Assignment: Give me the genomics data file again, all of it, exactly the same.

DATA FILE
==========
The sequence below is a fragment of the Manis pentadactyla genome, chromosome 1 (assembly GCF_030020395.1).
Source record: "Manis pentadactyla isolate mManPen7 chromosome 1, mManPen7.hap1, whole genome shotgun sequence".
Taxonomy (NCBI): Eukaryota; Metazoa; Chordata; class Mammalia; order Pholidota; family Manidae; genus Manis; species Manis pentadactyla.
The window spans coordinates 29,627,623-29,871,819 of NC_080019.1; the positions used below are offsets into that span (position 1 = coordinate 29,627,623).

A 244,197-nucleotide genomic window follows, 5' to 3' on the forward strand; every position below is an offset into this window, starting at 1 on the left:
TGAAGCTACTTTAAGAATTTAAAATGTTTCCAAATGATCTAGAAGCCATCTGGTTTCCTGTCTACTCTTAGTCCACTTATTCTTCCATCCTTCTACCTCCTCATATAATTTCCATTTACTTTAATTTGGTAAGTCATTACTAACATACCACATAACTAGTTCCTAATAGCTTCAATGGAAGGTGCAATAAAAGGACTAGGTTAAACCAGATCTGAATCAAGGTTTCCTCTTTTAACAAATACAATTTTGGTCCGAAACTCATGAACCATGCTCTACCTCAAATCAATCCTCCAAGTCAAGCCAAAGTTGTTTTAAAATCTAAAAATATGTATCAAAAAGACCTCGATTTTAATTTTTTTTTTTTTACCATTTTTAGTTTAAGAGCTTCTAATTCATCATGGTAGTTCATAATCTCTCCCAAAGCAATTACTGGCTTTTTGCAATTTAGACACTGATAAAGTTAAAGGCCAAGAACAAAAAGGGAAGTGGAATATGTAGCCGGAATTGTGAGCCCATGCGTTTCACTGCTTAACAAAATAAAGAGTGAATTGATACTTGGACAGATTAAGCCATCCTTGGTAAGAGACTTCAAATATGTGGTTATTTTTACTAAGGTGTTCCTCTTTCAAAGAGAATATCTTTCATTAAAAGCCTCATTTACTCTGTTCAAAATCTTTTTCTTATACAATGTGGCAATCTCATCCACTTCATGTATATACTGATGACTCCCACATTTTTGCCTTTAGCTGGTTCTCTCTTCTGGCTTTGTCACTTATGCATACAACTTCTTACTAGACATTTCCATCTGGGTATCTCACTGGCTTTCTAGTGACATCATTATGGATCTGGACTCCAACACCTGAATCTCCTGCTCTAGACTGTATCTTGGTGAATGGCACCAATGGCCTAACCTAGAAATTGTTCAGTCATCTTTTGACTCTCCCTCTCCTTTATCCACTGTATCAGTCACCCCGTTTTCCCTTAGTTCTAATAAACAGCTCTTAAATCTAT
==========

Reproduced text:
The sequence below is a fragment of the Manis pentadactyla genome, chromosome 1 (assembly GCF_030020395.1).
Source record: "Manis pentadactyla isolate mManPen7 chromosome 1, mManPen7.hap1, whole genome shotgun sequence".
Taxonomy (NCBI): Eukaryota; Metazoa; Chordata; class Mammalia; order Pholidota; family Manidae; genus Manis; species Manis pentadactyla.
The window spans coordinates 29,627,623-29,871,819 of NC_080019.1; the positions used below are offsets into that span (position 1 = coordinate 29,627,623).

A 244,197-nucleotide genomic window follows, 5' to 3' on the forward strand; every position below is an offset into this window, starting at 1 on the left:
TGAAGCTACTTTAAGAATTTAAAATGTTTCCAAATGATCTAGAAGCCATCTGGTTTCCTGTCTACTCTTAGTCCACTTATTCTTCCATCCTTCTACCTCCTCATATAATTTCCATTTACTTTAATTTGGTAAGTCATTACTAACATACCACATAACTAGTTCCTAATAGCTTCAATGGAAGGTGCAATAAAAGGACTAGGTTAAACCAGATCTGAATCAAGGTTTCCTCTTTTAACAAATACAATTTTGGTCCGAAACTCATGAACCATGCTCTACCTCAAATCAATCCTCCAAGTCAAGCCAAAGTTGTTTTAAAATCTAAAAATATGTATCAAAAAGACCTCGATTTTAATTTTTTTTTTTTTACCATTTTTAGTTTAAGAGCTTCTAATTCATCATGGTAGTTCATAATCTCTCCCAAAGCAATTACTGGCTTTTTGCAATTTAGACACTGATAAAGTTAAAGGCCAAGAACAAAAAGGGAAGTGGAATATGTAGCCGGAATTGTGAGCCCATGCGTTTCACTGCTTAACAAAATAAAGAGTGAATTGATACTTGGACAGATTAAGCCATCCTTGGTAAGAGACTTCAAATATGTGGTTATTTTTACTAAGGTGTTCCTCTTTCAAAGAGAATATCTTTCATTAAAAGCCTCATTTACTCTGTTCAAAATCTTTTTCTTATACAATGTGGCAATCTCATCCACTTCATGTATATACTGATGACTCCCACATTTTTGCCTTTAGCTGGTTCTCTCTTCTGGCTTTGTCACTTATGCATACAACTTCTTACTAGACATTTCCATCTGGGTATCTCACTGGCTTTCTAGTGACATCATTATGGATCTGGACTCCAACACCTGAATCTCCTGCTCTAGACTGTATCTTGGTGAATGGCACCAATGGCCTAACCTAGAAATTGTTCAGTCATCTTTTGACTCTCCCTCTCCTTTATCCACTGTATCAGTCACCCCGTTTTCCCTTAGTTCTAATAAACAGCTCTTAAATCTAT